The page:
The End of Work (Penguin Business Library) Paperback – 31 Aug 2000
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Top Customer Reviews
Thus ends the book, leaving no neat little answers - negative OR positive, but urging us to open our eyes and look around us. I'd seen him on C-span and promptly ordered his book through Amazon. This was when it first came out in hardcover and my oldest son (now a resident of London, having moved from Ohio, USA), assured of a future work using skills from his newly obtained Masters in Computer Science, was concerned I was reading such a book.
"Isn't he one of those Luddites?" I think of myself as a wanna be Luddite, but I saw no signs of this in the book. Instead, Rifkin seems to be concerned with the coming affects of the Informational Revolution.
The book begins with a history of the Industrial Revolution. He gives us a nice tour of the birth of materialism as a concept created and promoted by economists and businessmen. "The term 'consumption," he tells us, "has both English and French roots. In its original form, to consume meant to destroy, to pillage, to subdue, to exhaust. It is a word steeped in violence and until the present century had only negative connotations.Read more ›
It is in the final chapters that Mr Rifkin skirts around what motivates the ‘inner elite’ and tries to provide the outline of a hopeful possible solution to rehabilitate the millions who are being permanently displaced by ‘technological unemployment’, in what he calls the ‘Third/Volunteer Sector ’. He correctly reads the reaction of able-bodied men and women (including middle-class ex-managers) consigned to the scrapheap of civilisation – there will probably be global armed social unrest, involving millions of desperate people, beyond containment by the standing armed-forces and police (who are the sons and daughters of the dispossessed and will not shoot their kith and kin).
His ‘Third/Volunteer Sector’ will need funds. The ‘inner elite’ will be required by government to contribute some of their profits from productivity improvement to the pot. This would be reasonable where industry and commerce owes allegiance to a nation. But we now know that the final automated step – the machine replaces the human mind – has changed the rules. The market place in the digital age is global and production (in the near workerless factory) in the future can be controlled from a pre-programmed control-room next to a boardroom located in Switzerland or some idyllic paradise island.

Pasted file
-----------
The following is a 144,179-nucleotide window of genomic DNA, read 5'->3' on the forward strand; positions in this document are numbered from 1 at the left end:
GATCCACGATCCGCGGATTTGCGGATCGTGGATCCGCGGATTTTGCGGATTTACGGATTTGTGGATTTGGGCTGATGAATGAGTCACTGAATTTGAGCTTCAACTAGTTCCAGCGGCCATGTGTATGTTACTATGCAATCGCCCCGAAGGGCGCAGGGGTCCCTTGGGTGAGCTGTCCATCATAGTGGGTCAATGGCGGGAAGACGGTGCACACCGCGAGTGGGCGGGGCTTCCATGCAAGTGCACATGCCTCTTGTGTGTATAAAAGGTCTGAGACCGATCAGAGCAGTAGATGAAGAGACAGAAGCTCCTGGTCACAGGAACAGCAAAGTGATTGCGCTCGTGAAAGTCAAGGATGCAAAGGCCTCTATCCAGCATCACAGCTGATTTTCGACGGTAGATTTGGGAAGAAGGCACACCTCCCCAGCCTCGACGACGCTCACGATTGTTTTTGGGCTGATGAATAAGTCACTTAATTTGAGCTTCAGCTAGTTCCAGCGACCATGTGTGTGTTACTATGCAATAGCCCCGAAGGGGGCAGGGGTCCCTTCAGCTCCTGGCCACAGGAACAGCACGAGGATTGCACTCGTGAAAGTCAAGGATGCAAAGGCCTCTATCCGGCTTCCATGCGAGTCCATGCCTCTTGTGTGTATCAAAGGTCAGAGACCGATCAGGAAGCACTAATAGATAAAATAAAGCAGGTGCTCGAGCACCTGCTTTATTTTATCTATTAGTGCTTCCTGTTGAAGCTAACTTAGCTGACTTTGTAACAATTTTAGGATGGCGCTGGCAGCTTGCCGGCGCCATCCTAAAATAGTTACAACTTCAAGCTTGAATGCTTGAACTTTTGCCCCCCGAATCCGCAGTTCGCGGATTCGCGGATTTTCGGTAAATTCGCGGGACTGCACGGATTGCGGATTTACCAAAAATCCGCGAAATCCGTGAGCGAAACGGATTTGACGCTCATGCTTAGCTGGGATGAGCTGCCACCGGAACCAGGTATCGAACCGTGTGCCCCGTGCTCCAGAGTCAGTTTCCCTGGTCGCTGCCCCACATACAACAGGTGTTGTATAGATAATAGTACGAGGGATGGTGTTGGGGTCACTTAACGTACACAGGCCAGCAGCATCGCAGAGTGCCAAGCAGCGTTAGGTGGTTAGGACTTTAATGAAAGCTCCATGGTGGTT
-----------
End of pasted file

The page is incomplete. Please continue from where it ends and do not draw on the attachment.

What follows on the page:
Cybernation is a deliberate process to replace man by machine in the cause of secure profit for the few.Read more ›
Most Recent Customer Reviews
This book makes the government employment look stupid as usual as they cannot beat the forces of unemployment around the globePublished 6 months ago by MikeExplorer
The book is a bit dated but the problem outlined lives on with a vengence.Published 22 months ago by Amazon Customer
This hard to find book explains how most forms of human work are now being replaced by machines, which begs for an urgent r[love]ution. Read morePublished on 26 Aug. 2013 by Frere
The author has done a good compilation of the reasons of lack of work in modern world. Paradoxically, work was traditionally a Biblical Damn that has become a desirable but scarce... Read morePublished on 4 Jun. 2010 by Carlos Vazquez Quintana
Jeremy Rifkin has a history of dealing with fashionable issues, but treating them superficially. The general idea behind this book is that technological progress will provide us... Read morePublished on 10 April 2003
Sorry Jeremy if you read this. Rifkin's thesis is supported by tons of figures but lacks to answer many questions, besides the fact that he just focuses on jobs in the US and the... Read morePublished on 4 Dec. 2001 by email@example.com
Rifkin's work, with a foreword from perhaps one of the most socialist mainstream economists of our day, Robert Heilbroner, of the New School for Social Research, addresses squarely... Read morePublished on 21 July 1997
In this riviting, well documented dissertation, Rifkin underscores the imbalances of society created by the assult of the super-technocrats against humanity's workers. Read morePublished on 8 Jun. 1997